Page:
Never did shoot real well in most guns, but if they happened to match your bore well, could shoot well enough to be useful. Becasue of the design, worked best in guns that inserted the pellet into the bore (pre-engraving them)...bold type guns, like Benajmains or the old Sterling springers.
this was snached from one of the on-line Beeman's sourses:
Commercial production of pellets is primarily by swaging. The shape of the diabolo pellet does not lend itself well to casting, but it is possible to cast some unusually heavy, bullet shaped pellets using some pellet molds. Because of their bullet shape, such pellets have greater friction, but the special shape and extreme weight, and the capacity for being homemade, makes these pellets of special interest to the serious airgun hunter, experimenter, and survivalist. The McGuire pellet mold casts sharply pointed "Spitzer", hollow-base bullet-shape pellets. The .177” (4.5 mm) pellet from these molds weighs 14 grains (0.91 gms.) and the .22” (5.5 mm) pellet weighs 20 grains (1.3 gms.). The best material for casting is melted down pellet lead retrieved from a metal pellet trap. Caution: Melting down pellet lead retrieved from a "silent" pellet trap which utilizes putty or other material to trap the pellets should be done with great caution and only where there is a great deal of ventilation and a fire extinguisher handy. Firearm bullet lead generally has a bit too much tin, zinc, or antimony to be soft enough for airgun pellets, but such material can be mixed with pure lead to make it satisfactory for this purpose. Very light oiling of these bullet style pellets probably is advisable.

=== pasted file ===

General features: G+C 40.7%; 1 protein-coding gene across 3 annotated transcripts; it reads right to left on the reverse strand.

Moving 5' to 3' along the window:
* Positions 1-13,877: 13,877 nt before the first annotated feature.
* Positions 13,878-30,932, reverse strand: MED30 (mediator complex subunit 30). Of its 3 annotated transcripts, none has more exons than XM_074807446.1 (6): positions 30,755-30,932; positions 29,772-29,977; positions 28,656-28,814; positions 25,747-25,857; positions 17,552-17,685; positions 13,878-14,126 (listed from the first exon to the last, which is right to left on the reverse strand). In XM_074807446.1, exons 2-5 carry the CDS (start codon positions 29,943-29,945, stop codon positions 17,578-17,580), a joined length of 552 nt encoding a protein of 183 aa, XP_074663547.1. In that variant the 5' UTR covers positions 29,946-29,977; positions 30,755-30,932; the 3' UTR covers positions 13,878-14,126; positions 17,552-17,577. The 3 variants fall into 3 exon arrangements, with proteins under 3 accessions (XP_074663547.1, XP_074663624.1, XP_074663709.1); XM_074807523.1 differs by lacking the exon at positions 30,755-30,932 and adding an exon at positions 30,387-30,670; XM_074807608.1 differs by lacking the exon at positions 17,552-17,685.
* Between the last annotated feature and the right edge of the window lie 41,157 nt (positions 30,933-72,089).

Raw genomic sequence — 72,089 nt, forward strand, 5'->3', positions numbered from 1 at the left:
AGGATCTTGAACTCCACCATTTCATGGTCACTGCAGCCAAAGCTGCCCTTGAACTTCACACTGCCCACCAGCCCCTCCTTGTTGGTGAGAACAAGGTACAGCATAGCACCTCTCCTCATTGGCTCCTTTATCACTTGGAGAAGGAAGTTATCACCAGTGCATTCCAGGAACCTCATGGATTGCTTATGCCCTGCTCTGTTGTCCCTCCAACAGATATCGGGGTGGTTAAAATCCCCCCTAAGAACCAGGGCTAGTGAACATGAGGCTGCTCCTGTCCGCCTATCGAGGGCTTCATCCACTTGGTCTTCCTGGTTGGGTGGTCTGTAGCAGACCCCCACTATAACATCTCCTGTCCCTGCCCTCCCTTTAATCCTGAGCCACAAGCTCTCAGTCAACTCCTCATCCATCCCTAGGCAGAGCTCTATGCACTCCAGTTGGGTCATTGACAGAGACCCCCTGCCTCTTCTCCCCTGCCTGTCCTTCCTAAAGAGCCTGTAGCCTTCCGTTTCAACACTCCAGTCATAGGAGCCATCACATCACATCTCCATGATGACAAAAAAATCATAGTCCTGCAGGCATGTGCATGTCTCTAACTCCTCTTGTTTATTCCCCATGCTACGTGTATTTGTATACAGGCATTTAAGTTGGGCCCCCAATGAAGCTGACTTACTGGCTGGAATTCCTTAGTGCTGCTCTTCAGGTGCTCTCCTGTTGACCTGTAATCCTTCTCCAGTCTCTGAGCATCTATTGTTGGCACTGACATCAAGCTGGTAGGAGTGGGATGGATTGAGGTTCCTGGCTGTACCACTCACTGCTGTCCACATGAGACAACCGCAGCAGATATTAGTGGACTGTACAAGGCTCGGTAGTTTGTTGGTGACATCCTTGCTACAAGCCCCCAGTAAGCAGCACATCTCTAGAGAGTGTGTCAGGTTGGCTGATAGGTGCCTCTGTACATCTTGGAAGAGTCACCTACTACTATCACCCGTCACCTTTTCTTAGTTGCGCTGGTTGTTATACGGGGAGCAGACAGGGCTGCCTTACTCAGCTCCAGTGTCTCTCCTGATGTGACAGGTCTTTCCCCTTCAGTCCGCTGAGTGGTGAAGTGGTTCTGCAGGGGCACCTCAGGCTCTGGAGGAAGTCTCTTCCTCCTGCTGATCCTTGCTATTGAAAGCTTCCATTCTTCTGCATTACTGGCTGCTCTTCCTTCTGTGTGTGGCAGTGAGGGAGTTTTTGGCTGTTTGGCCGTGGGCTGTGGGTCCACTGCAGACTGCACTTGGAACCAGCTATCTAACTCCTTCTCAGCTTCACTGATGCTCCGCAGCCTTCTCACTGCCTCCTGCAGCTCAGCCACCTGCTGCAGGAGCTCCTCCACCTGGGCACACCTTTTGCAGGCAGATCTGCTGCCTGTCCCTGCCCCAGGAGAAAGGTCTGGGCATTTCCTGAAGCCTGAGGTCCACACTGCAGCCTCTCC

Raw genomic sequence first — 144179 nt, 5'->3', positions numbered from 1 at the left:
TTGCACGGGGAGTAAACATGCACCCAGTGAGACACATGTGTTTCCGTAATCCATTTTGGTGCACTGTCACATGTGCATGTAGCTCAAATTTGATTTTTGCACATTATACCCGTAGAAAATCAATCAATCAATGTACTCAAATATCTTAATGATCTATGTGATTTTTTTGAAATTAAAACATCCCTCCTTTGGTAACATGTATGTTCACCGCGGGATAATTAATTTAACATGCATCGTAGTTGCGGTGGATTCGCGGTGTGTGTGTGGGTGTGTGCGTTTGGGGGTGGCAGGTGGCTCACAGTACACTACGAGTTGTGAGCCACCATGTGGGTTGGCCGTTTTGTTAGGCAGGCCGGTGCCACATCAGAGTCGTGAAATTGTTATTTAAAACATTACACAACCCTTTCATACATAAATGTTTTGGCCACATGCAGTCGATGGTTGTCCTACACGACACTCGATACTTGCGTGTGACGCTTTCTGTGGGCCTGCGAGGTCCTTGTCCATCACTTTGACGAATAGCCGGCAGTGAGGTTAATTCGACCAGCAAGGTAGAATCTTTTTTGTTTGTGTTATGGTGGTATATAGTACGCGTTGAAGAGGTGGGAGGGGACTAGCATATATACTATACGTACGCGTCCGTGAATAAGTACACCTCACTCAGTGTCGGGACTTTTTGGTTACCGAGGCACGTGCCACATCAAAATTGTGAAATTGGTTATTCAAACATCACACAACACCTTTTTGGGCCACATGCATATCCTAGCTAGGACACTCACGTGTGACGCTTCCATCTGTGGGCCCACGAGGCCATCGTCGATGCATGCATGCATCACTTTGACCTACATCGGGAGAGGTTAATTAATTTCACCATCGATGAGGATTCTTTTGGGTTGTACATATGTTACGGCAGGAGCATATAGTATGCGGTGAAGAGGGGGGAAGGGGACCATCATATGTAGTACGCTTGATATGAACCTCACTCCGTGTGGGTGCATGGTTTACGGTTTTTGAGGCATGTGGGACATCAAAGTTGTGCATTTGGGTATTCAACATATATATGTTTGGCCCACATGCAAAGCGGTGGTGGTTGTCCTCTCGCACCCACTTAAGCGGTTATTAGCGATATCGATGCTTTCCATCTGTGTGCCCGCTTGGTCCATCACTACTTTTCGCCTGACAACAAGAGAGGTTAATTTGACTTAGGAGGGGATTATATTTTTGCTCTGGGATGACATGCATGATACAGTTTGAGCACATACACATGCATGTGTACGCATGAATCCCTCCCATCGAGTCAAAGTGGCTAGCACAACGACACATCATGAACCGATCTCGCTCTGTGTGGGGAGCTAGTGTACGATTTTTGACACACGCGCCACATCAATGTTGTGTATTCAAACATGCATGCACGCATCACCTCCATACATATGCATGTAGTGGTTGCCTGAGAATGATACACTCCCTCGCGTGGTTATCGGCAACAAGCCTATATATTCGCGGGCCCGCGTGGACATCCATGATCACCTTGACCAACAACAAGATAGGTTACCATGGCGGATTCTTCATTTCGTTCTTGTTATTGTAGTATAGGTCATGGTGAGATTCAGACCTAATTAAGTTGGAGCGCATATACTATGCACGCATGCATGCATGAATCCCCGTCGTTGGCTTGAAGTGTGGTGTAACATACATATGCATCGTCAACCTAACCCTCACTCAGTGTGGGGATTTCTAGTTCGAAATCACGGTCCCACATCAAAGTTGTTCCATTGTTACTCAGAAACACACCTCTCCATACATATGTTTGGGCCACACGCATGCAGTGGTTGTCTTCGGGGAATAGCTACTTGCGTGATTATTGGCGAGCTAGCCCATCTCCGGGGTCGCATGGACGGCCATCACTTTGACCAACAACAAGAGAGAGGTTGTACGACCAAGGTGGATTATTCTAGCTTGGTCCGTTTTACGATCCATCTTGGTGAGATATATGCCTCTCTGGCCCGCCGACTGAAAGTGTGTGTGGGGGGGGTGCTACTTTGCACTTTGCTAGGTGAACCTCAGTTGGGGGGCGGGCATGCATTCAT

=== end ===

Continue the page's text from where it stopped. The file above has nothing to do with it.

This message has been edited by gubb33ps from IP address 126.96.36.199 on Jun 13, 2008 5:34 PM
That Company is Corbin Swaging & Supply In Oregon
www.swage.com They make a SWC style pellet swaging tool that uses the aforementioned lead wire(sold in 7000 Gr. spools in various Diameters. .220 Dia. would be bestfor pellets(.22Cal.)
Check it out...!
P.S. they also make a swage for dual diameter Pellets